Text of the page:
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Journalists rally to help ex-tabloid reporter facing £65k legal fees after failed bid to clear name

Funds are being raised to help an ex-tabloid journalist battle £64,500 in legal fees after he failed in a High Court bid to clear his name over a claim he had commissioned “unlawful data gathering”.

More than £2,000 has been raised for Dennis Rice after judge Mr Justice Mann threw out his application to the High Court as “totally without merit” earlier this month, leaving him facing the five-figure sum.

Rice (pictured) failed to get a witness statement made by lawyer Christopher Hutchings, in which he alleged that Rice was involved in unlawful data gathering as a journalist, revoked or amended by the court.

Hutchings is a partner at law firm Hamlins, which has access to unredacted copies of the Operation Motorman files seized by the Information Commissioner’s Office in 2003 from private investigator Steve Whittamore.

Whittamore’s records relate to the use of his services – both legal and illegal – by UK news publishers between 1995 and 2003.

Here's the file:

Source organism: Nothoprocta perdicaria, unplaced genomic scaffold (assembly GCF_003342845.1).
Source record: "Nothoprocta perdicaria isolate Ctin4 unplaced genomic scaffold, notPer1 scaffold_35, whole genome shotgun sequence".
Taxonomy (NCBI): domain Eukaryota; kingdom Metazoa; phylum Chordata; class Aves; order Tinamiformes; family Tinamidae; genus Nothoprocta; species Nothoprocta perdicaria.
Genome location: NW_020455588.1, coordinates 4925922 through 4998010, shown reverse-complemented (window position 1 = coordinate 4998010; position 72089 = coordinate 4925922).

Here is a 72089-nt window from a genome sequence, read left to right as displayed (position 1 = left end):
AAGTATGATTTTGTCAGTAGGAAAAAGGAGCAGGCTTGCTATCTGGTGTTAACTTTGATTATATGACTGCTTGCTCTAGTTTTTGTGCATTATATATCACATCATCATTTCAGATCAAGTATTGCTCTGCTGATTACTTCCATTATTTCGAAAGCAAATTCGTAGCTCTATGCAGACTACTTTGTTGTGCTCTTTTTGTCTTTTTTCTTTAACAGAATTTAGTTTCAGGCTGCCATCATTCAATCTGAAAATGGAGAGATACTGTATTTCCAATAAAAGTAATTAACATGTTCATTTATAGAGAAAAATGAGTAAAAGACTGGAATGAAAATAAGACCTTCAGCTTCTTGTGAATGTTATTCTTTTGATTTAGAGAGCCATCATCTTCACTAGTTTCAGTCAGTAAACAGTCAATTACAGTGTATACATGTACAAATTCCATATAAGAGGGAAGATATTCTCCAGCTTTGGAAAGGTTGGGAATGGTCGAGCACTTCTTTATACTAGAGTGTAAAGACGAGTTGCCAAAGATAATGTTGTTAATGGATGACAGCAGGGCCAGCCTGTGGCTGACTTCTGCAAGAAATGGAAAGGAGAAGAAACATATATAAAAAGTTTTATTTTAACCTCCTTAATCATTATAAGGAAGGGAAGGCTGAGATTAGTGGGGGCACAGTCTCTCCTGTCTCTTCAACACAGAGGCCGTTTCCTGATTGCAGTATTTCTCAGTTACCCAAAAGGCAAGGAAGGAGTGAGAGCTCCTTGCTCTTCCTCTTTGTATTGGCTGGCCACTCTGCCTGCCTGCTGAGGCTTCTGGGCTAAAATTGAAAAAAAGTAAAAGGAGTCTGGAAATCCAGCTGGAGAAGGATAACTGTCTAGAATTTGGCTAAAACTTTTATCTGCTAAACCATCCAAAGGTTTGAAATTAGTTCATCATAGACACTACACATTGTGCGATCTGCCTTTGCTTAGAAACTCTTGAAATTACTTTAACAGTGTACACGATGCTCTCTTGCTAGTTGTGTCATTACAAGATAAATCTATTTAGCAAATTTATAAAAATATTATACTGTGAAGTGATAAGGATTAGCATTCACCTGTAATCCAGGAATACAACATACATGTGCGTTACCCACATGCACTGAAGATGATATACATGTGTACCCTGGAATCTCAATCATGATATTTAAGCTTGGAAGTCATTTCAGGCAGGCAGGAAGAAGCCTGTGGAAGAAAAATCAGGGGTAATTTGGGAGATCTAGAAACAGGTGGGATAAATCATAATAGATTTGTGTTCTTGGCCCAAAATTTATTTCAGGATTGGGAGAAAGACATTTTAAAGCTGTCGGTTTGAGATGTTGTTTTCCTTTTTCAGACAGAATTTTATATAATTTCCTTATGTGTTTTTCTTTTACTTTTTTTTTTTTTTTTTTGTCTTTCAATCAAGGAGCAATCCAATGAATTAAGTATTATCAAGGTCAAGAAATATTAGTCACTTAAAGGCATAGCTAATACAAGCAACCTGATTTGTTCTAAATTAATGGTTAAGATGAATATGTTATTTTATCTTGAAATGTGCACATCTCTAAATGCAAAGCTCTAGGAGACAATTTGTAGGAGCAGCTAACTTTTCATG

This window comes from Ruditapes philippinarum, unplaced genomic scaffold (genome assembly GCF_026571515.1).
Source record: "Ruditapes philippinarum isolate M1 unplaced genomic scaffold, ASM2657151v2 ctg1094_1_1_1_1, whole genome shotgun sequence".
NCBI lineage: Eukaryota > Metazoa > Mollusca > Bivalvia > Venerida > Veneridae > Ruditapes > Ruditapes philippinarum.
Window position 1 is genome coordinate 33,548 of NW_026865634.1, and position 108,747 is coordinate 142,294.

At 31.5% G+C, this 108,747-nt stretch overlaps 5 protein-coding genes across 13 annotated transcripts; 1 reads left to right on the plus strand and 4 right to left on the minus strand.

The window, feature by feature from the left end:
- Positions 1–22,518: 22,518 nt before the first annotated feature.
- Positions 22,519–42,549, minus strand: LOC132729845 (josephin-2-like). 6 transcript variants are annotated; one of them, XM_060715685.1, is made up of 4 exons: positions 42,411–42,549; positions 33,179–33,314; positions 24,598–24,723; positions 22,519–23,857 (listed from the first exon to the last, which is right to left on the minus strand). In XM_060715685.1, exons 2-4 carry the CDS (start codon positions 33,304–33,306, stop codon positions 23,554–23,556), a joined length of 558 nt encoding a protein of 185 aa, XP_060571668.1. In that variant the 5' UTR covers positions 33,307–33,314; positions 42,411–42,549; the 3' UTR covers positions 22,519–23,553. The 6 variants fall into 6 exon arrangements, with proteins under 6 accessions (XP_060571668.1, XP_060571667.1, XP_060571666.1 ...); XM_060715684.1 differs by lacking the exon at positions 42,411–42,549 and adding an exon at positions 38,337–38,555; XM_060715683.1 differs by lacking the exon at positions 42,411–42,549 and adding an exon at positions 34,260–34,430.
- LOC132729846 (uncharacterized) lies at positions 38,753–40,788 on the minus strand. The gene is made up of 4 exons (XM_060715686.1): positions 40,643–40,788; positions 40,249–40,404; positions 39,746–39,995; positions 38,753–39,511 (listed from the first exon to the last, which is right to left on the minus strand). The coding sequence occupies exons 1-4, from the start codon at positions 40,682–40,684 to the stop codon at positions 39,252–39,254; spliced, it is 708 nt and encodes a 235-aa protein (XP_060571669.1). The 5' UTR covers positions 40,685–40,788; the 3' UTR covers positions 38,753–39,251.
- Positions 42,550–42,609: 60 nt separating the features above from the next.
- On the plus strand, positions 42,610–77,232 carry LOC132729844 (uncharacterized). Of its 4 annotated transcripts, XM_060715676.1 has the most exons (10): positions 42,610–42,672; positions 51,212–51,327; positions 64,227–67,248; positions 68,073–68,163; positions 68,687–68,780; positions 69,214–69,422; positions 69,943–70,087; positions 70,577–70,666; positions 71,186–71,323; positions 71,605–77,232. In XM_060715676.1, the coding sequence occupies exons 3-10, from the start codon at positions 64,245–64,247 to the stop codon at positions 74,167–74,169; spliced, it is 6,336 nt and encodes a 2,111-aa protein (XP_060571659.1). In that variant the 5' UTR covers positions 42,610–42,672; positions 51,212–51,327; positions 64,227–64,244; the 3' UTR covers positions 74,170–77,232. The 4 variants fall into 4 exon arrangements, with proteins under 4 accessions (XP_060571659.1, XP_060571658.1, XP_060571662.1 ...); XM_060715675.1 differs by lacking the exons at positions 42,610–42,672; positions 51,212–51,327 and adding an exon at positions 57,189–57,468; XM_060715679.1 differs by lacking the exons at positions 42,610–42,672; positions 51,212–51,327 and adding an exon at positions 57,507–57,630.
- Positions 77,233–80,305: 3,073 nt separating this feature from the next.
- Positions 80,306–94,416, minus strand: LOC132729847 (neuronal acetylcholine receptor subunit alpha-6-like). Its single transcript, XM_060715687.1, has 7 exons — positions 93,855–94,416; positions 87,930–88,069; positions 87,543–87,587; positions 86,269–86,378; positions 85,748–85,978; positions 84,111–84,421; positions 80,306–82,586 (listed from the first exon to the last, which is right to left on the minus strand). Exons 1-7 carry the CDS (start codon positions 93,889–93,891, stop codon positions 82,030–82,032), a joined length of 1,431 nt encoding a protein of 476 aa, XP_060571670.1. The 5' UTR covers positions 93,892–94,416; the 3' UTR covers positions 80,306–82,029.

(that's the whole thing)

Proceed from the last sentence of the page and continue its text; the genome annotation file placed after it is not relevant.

Rice’s name appears on the documents, but he denies having engaged the services of Whittamore beyond checks that were lawful while employed at the Sunday Mirror and News of the World in the late 1990s.

He has since left journalism and works as a therapist.

The claim against Rice was reported by news website Byline, which also ran Rice’s full rebuttal. Rice claimed the story affected his therapy business.

Rice is contesting the legal fees against him, which he has said are “completely disproportionate”.

The crowdfunding appeal surpassed its £1,500 target within days of being set up by Rice’s friends and fellow journalists. They say they want to use the extra donations to highlight what they claim is a “broken justice” system.

Rice said: “I am overwhelmed by the support of friends and colleagues. My concern now is dealing with a claim which is in effect Hamlins asking me to pay £21,500 a week to respond to an application I made three weeks [before appearing in court].”

A spokesperson for Hamlins said: “The costs order was obtained against Mr Rice by Hamlins LLP as lead solicitor for the claimants in the ongoing phone hacking litigation against News Group Newspapers.

“The order was made after the court dismissed Mr Rice’s application as being ‘totally without merit’. It is not appropriate to comment further at this stage”.

Separately, Rice is engaged in arbitration with Byline through press regulator Impress over its article about him.

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